By using your time for busywork efficiently and effectively, you will have more time for higher priorities and you’ll build a stronger business.

Reduce with Vitamin C

Taking 500mg of Vitamin C can help you burn more fat when you exercise, according to a study published by the Journal of the American College of Nutrition.

People who took Vitamin C supplements while exercising burned 39% more fat than people who took less Vitamin C.

Supplements are necessary because mere fruits and vegetables do not provide the Vitamin in sufficient amounts.

If you take the advice of medical experts you’ll improve your health and you’ll build a stronger business.

Thursday, October 19, 2006

Retaining Customers is Everyone’s Business

People departmentalize companies for the sake of efficiency, but by doing so they lose something in the process. People need to think of the company as a whole business where everyone understands each other’s roles and shares a common goal – the success of the business. They also need to grasp that having a vested interest in each other’s success is to the company’s benefit.

  • Share Goals
Shared goals are critical for encouraging people to be on equal footing. If one department’s staff feel subservient to another it creates friction and competition which run counter to the objective. But establishing shared goals takes time. For a mid-sized company of 1,000 to 2,000 employees it can take 18 months.

  • Understand the company
If your staff doesn’t understand the company they work for and the internal mechanisms that make it hum, how on earth will their customers? Effective communicators will be able to transmit what clients’ expectations are and what promises can realistically be made.

  • Improve relationships
Make sure the message of shared goals does not simply become a director vs. support staff issue. Otherwise your company will be divided by the perception that there’s a disconnect between the executives and the rest of the staff.

  • Make the most of current data
It’s estimated that most companies lose 10 percent to 30 percent of their established customers each year. Listen to your current customers and respond to their needs. Every company needs prospects but it’d important not to lose your customers once you have them. Listen to what they tell you. Measure current customer retention, review account goals and referrals. It may take two or three years to reverse the trend, but stay with it.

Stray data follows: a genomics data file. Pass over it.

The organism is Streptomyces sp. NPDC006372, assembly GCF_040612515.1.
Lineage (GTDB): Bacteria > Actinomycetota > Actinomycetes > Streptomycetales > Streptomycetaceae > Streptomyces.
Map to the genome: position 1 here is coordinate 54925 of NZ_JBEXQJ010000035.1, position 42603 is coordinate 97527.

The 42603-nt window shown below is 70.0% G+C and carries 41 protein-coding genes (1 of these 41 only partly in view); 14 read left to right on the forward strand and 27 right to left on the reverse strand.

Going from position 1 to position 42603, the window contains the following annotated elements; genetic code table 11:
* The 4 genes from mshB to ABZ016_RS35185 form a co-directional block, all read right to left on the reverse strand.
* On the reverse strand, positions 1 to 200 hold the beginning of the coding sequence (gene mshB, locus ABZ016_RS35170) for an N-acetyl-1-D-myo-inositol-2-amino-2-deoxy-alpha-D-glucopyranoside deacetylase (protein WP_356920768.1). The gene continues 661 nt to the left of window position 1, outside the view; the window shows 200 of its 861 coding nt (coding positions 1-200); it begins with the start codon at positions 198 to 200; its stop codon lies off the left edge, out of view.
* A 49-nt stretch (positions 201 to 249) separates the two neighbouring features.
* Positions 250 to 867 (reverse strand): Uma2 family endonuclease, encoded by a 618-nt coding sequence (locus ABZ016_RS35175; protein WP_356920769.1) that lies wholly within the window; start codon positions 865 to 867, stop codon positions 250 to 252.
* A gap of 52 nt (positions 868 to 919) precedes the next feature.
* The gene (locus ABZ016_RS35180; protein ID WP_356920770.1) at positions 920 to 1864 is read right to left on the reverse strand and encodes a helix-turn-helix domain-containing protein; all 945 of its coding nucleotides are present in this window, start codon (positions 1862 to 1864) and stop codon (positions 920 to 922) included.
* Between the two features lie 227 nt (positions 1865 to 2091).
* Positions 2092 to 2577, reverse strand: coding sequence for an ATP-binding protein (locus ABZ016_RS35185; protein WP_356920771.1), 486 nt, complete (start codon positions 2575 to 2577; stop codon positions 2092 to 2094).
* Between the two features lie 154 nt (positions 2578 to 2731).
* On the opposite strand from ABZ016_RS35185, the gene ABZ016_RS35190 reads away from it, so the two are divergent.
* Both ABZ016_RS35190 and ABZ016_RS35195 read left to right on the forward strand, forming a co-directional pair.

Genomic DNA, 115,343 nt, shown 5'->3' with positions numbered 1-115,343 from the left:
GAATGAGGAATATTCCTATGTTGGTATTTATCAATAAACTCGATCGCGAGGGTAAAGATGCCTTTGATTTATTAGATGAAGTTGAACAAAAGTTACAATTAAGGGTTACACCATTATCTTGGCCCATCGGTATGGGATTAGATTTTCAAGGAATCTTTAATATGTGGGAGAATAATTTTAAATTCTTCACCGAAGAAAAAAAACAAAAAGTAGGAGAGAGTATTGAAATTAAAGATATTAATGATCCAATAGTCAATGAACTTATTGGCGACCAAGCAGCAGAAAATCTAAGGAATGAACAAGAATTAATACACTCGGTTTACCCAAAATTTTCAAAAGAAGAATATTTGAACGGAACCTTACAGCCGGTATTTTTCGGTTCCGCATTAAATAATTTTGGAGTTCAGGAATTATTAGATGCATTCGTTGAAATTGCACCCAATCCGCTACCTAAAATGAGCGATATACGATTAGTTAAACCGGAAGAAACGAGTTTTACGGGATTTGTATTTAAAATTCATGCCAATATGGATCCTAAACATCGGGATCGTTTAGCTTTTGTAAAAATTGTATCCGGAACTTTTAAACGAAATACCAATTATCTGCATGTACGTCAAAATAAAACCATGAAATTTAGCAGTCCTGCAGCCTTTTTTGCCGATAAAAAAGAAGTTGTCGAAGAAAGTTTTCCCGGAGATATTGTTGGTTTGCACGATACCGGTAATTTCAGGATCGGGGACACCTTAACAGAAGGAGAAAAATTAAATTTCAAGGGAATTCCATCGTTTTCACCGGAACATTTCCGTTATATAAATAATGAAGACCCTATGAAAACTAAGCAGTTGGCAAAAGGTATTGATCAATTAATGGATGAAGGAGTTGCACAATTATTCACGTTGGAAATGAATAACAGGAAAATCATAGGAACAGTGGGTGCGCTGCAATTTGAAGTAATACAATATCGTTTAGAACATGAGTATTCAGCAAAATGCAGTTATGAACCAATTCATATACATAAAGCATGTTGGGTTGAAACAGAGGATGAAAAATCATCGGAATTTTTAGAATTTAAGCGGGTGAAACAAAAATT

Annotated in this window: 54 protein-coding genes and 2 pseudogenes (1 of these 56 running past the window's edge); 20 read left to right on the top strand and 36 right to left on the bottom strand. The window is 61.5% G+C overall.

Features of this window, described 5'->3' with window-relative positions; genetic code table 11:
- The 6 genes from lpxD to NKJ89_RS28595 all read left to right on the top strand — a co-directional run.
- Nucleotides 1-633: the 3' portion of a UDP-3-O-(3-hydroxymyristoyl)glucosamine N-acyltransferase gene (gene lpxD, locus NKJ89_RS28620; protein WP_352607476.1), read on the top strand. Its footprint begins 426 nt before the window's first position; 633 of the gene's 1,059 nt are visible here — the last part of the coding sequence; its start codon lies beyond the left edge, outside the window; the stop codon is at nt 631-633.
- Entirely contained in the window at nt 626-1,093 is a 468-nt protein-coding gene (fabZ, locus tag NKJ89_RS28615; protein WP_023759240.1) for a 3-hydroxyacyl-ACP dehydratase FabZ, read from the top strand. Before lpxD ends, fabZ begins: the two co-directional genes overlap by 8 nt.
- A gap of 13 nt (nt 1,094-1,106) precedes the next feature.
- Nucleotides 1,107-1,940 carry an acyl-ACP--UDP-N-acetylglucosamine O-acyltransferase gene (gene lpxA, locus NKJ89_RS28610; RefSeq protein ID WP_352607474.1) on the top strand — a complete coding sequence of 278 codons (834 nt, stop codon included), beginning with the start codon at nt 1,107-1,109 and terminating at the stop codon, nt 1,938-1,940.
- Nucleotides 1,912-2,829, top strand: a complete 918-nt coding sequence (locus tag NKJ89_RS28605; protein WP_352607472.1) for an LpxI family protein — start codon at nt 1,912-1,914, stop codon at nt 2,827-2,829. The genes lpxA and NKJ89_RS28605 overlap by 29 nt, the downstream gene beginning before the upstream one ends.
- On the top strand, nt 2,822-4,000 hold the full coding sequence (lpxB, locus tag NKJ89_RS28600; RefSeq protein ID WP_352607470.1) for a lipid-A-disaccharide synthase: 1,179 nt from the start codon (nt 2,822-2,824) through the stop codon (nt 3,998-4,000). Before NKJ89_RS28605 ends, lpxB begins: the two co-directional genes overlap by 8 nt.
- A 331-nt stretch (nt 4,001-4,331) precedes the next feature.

• Sell results
Do you research and get figures from middle management to get executive level support. If you can demonstrate to them that there are problems affecting the bottom line, but ones that can be corrected to the benefit of the company, you’ve got their ear.

By getting everyone to see they share a stake in the business by understanding how it functions, you’ll build a stronger business.

Tread Sensibly

Good advice never goes out of style, especially when it comes to footwear. For your walking regimen the shoe you buy needs to be flexible for the ball of your foot but not the arch. You should also ensure that the heel is cushioned.

Melinda R Reiner, DPM, advises in Bottom Line article “Your Fitness” that people should make shoe purchases in stores with sales staff on hand to help rather than relying on the Internet. There should be a thumbnail’s width between the end of your longest toe to the end of the shoe. When you have your shoes fitted, wait until late afternoon, if possible, because your feet tend to swell during the day.

How do you know when you’re due for a new pair? When the interior padding loses its cushioning and stability which happens when you’ve walked 500 miles in your shoes.

By shopping sensibly, you can make the best of your purchases and you’ll build a stronger business.